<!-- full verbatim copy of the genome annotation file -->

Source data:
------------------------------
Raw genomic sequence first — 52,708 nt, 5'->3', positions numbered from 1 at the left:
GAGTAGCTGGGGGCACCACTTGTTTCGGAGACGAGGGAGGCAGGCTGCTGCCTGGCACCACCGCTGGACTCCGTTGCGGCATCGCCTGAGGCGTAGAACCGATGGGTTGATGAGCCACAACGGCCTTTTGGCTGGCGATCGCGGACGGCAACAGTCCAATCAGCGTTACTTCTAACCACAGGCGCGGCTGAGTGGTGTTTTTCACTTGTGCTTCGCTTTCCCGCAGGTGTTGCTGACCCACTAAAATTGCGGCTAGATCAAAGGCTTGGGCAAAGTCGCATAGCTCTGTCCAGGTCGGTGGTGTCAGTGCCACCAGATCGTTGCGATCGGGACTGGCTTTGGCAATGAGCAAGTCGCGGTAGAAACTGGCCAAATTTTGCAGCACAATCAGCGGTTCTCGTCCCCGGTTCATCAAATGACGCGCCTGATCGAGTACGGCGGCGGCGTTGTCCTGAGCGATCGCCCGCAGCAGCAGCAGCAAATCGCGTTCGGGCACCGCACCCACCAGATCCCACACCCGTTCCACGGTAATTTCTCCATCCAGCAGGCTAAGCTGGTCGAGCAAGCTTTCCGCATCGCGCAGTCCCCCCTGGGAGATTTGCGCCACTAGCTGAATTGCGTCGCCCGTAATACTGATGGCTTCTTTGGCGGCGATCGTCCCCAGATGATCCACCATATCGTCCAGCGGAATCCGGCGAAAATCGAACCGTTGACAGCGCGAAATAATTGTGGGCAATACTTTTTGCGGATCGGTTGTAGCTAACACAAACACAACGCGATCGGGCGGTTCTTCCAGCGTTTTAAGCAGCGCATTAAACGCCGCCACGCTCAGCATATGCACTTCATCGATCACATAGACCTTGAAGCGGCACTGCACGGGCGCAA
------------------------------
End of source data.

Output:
Raw genomic sequence first — 52,708 nt, 5'->3', positions numbered from 1 at the left:
GAGTAGCTGGGGGCACCACTTGTTTCGGAGACGAGGGAGGCAGGCTGCTGCCTGGCACCACCGCTGGACTCCGTTGCGGCATCGCCTGAGGCGTAGAACCGATGGGTTGATGAGCCACAACGGCCTTTTGGCTGGCGATCGCGGACGGCAACAGTCCAATCAGCGTTACTTCTAACCACAGGCGCGGCTGAGTGGTGTTTTTCACTTGTGCTTCGCTTTCCCGCAGGTGTTGCTGACCCACTAAAATTGCGGCTAGATCAAAGGCTTGGGCAAAGTCGCATAGCTCTGTCCAGGTCGGTGGTGTCAGTGCCACCAGATCGTTGCGATCGGGACTGGCTTTGGCAATGAGCAAGTCGCGGTAGAAACTGGCCAAATTTTGCAGCACAATCAGCGGTTCTCGTCCCCGGTTCATCAAATGACGCGCCTGATCGAGTACGGCGGCGGCGTTGTCCTGAGCGATCGCCCGCAGCAGCAGCAGCAAATCGCGTTCGGGCACCGCACCCACCAGATCCCACACCCGTTCCACGGTAATTTCTCCATCCAGCAGGCTAAGCTGGTCGAGCAAGCTTTCCGCATCGCGCAGTCCCCCCTGGGAGATTTGCGCCACTAGCTGAATTGCGTCGCCCGTAATACTGATGGCTTCTTTGGCGGCGATCGTCCCCAGATGATCCACCATATCGTCCAGCGGAATCCGGCGAAAATCGAACCGTTGACAGCGCGAAATAATTGTGGGCAATACTTTTTGCGGATCGGTTGTAGCTAACACAAACACAACGCGATCGGGCGGTTCTTCCAGCGTTTTAAGCAGCGCATTAAACGCCGCCACGCTCAGCATATGCACTTCATCGATCACATAGACCTTGAAGCGGCACTGCACGGGCGCAA